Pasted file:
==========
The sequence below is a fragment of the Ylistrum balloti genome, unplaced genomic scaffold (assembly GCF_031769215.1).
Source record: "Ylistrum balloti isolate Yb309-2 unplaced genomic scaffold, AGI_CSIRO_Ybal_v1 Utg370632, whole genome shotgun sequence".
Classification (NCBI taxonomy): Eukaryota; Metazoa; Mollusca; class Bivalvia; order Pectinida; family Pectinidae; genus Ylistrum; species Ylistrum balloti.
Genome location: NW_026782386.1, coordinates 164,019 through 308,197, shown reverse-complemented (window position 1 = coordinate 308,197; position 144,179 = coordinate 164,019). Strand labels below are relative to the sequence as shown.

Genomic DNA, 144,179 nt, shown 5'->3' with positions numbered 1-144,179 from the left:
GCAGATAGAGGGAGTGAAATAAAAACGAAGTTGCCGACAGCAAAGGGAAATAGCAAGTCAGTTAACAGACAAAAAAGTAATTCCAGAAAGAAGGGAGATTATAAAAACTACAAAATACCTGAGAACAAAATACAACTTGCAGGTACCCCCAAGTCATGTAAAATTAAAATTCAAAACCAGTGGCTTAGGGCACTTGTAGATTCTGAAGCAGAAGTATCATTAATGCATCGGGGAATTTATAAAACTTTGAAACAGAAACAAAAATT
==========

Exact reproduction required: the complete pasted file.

The sequence below is a fragment of the Ylistrum balloti genome, unplaced genomic scaffold (assembly GCF_031769215.1).
Source record: "Ylistrum balloti isolate Yb309-2 unplaced genomic scaffold, AGI_CSIRO_Ybal_v1 Utg370632, whole genome shotgun sequence".
Classification (NCBI taxonomy): Eukaryota; Metazoa; Mollusca; class Bivalvia; order Pectinida; family Pectinidae; genus Ylistrum; species Ylistrum balloti.
Genome location: NW_026782386.1, coordinates 164,019 through 308,197, shown reverse-complemented (window position 1 = coordinate 308,197; position 144,179 = coordinate 164,019). Strand labels below are relative to the sequence as shown.

Genomic DNA, 144,179 nt, shown 5'->3' with positions numbered 1-144,179 from the left:
GCAGATAGAGGGAGTGAAATAAAAACGAAGTTGCCGACAGCAAAGGGAAATAGCAAGTCAGTTAACAGACAAAAAAGTAATTCCAGAAAGAAGGGAGATTATAAAAACTACAAAATACCTGAGAACAAAATACAACTTGCAGGTACCCCCAAGTCATGTAAAATTAAAATTCAAAACCAGTGGCTTAGGGCACTTGTAGATTCTGAAGCAGAAGTATCATTAATGCATCGGGGAATTTATAAAACTTTGAAACAGAAACAAAAATT